Jul 8, 2016 | By Benedict

Jupiter, the fifth planet from the sun, is far and away the largest in the Solar System. So much so, in fact, that the mass of the giant planet is actually two and a half times that of every other planet in the Solar System combined. No need to feel small, however, because NASA’s solar-powered Juno spacecraft entered Jupiter’s orbit on Monday after almost five years of flight, giving Earth a closer-than-ever look at its big brother planet and potentially enabling scientists to answer some big questions about the formation of the Solar System. In honor of this historic achievement, here are three fantastic space-themed 3D printing projects to further whet your appetite for space exploration.

1. PiKon: a 3D printed, Raspberry Pi-powered astro-cam

Designed by Mark Wrigley of Sheffield’s Alternative Photonics and staff at the University of Sheffield’s Department of Physics, the incredible PiKon astro-cam consists of 3D printed components and a Raspberry Pi, and can be used to take photographs of outer space at a x160 magnification factor. The device can be mounted on a standard camera tripod for stability, and images captured on it can be transferred to a computer with the Pi’s micro-SD card or to a cloud-based service such as Dropbox. According to the Wigley, the PiKon is capable of producing 5-megapixel images of the night sky and costs just £100 to build.

PiKon began as a collaborative project between Wrigley and the University of Sheffield, specifically for the 2014 “Festival of the Mind”, which took place at the university in 2014. During the event, the idea received a lot of attention from both festival-goers and press, prompting Wrigley and co to consider marketing the product so that people at home could get their own PiKon. Last year, the team made that consideration a reality, turning the 3D printing project into a successful Indiegogo crowdfunding campaign. Wrigley and his team raised over £6,000 in order to deliver pre-printed kits to enthusiastic backers.

While that crowdfunding campaign may be over, makers can still make their own Pi-powered telescope by downloading the STL files for the space gadget and sourcing the components listed on the same page.

2. M.A.R.S. (MADspace Advanced Robotics System): a 3D printed space exploration vehicle

The brainchild of Paul Wagener, Tom Geelen, Sedar Yildirim, and Guus van der Sluijs, all members of the MADspace hackerspace in Eindhoven, the Netherlands, M.A.R.S. is a “curiosity-inspired robotics platform” which takes the form of a 3D printed rover. The vehicle, designed to move across the surface of a planet “or other celestial body”, is—like the first project on this list—powered by a Raspberry Pi, but drives on six wheels, of which four can steer. M.A.R.S. is also equipped with four logitech c270 webcams—perfect for exploring new terrain and reporting on visual findings.

“Authentic” is a word which nicely summarizes the 3D printed M.A.R.S. rover, which actually uses the same rocker-bogie suspension system as the Mars Pathfinder, Mars Exploration Rover, and Mars Science Laboratory missions. Completed in 2014, the 3D printing project still represents a fun challenge for stargazing maker, with all STL files and components listed on the project’s Hackaday page.

The MADspace tinkerers behind the 3D printed M.A.R.S. vehicle embarked upon the project shorty after acquiring their first 3D printer.

3. Ultrascope: a 3D printed, laser-cut telescope

Described as a robot telescope and an Automated Robotic Observatory (ARO), Ultrascope was designed by Open Space Agency (OSA) to be a “useful citizen science tool for schools, makers, and amateur astronomers”. The open-source device, which uses a 3.5” mirror, can be controlled by a smartphone, and is able to conduct celestial photography and photometry. It has been optimized for lightcurve photometry, a form of measurement which generates useful data for many scientific applications, including planet finding and asteroid hunting.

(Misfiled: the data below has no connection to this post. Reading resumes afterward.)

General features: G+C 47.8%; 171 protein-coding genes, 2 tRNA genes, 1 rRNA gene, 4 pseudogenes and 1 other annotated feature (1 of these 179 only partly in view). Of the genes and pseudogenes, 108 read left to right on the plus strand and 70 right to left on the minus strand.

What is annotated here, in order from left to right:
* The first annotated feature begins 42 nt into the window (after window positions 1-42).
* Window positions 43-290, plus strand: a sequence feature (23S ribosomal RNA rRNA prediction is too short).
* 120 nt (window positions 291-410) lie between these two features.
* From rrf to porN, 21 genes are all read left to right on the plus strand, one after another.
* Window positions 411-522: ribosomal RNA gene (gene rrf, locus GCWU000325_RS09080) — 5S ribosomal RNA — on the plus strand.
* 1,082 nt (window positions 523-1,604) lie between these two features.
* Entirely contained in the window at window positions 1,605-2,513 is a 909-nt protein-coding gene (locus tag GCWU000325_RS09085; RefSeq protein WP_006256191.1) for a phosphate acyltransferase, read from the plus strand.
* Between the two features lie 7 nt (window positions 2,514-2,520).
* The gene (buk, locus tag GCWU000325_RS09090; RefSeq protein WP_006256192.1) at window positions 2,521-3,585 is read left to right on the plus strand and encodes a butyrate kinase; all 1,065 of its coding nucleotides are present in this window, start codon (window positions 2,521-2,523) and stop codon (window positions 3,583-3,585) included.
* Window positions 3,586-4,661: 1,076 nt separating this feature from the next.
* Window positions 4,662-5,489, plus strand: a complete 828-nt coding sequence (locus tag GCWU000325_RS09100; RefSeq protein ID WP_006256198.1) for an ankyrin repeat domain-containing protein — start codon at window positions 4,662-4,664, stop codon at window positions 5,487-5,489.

“For the Ultrascope project we asked ourselves if it was possible to develop a kit-set telescope that would reduce the cost of pro-level astronomy by an order of magnitude,” OSA, an organization which seeks to promote the activity of “citizen space explorers”, explains on its website. The agency has developed Windows Mobile software for Ultrascope, which can be run on a smartphone with a high mega-pixel camera for best effects. OSA recommends the Nokia Lumia 1020 handset, which comes with a 41MP camera.

Released under the CERN Open Hardware Licence v1.2, Ultrascope can be revamped by makers able to spot improvements for the device. This approach ties in the community-based ethos of the entire project, which seeks to pool collected photometry data for research and informational purposes. To get involved in that “astropreneur” community, an estimated 2.2kg of PLA/ABS filament is required to print Ultrascope’s 3D printed parts, files for which can be downloaded through Wevolver.

3D printing and space travel have always gone hand in hand. Right now, the Additive Manufacturing Facility—a 3D printer built by Made in Space for the International Space Station—is printing tools and parts both for astronauts on the ISS and for third-party customers back on Earth who wish to have their products “made in space”. 3D printing is also being earmarked as an important tool for the potential habitation of Mars: last year, NASA ran the 3D Printed Habitat Challenge, encouraging budding designers to come up with novels ways in which additive manufacturing technology could be used to create human bases on the Red Planet. More recently, the head of Russia’s Center for the Study of Natural Substances suggested that the former Soviet country could use 3D printing to build a base on the moon.



Posted in 3D Printing Application



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